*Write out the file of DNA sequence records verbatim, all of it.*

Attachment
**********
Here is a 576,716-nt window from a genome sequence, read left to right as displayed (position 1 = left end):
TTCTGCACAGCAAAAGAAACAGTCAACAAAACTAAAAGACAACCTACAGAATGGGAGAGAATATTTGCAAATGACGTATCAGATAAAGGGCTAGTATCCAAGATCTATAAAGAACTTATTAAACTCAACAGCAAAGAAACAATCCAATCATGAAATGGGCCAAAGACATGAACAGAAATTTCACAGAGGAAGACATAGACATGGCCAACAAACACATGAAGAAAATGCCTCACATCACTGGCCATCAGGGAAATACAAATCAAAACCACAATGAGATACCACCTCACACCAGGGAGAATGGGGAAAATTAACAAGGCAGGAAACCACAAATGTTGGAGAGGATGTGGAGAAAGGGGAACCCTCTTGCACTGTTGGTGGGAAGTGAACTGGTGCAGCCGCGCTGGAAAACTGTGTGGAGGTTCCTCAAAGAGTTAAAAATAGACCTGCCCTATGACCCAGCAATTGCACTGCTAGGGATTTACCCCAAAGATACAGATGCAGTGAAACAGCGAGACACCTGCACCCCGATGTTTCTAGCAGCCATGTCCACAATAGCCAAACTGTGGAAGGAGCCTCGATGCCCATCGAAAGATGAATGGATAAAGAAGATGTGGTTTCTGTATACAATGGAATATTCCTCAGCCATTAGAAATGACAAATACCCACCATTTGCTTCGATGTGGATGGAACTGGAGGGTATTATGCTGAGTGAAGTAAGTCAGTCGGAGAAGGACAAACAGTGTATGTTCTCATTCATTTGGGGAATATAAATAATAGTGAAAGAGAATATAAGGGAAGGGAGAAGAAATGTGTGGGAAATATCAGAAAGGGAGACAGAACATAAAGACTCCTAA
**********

Here is a 576,716-nt window from a genome sequence, read left to right as displayed (position 1 = left end):
TTCTGCACAGCAAAAGAAACAGTCAACAAAACTAAAAGACAACCTACAGAATGGGAGAGAATATTTGCAAATGACGTATCAGATAAAGGGCTAGTATCCAAGATCTATAAAGAACTTATTAAACTCAACAGCAAAGAAACAATCCAATCATGAAATGGGCCAAAGACATGAACAGAAATTTCACAGAGGAAGACATAGACATGGCCAACAAACACATGAAGAAAATGCCTCACATCACTGGCCATCAGGGAAATACAAATCAAAACCACAATGAGATACCACCTCACACCAGGGAGAATGGGGAAAATTAACAAGGCAGGAAACCACAAATGTTGGAGAGGATGTGGAGAAAGGGGAACCCTCTTGCACTGTTGGTGGGAAGTGAACTGGTGCAGCCGCGCTGGAAAACTGTGTGGAGGTTCCTCAAAGAGTTAAAAATAGACCTGCCCTATGACCCAGCAATTGCACTGCTAGGGATTTACCCCAAAGATACAGATGCAGTGAAACAGCGAGACACCTGCACCCCGATGTTTCTAGCAGCCATGTCCACAATAGCCAAACTGTGGAAGGAGCCTCGATGCCCATCGAAAGATGAATGGATAAAGAAGATGTGGTTTCTGTATACAATGGAATATTCCTCAGCCATTAGAAATGACAAATACCCACCATTTGCTTCGATGTGGATGGAACTGGAGGGTATTATGCTGAGTGAAGTAAGTCAGTCGGAGAAGGACAAACAGTGTATGTTCTCATTCATTTGGGGAATATAAATAATAGTGAAAGAGAATATAAGGGAAGGGAGAAGAAATGTGTGGGAAATATCAGAAAGGGAGACAGAACATAAAGACTCCTAA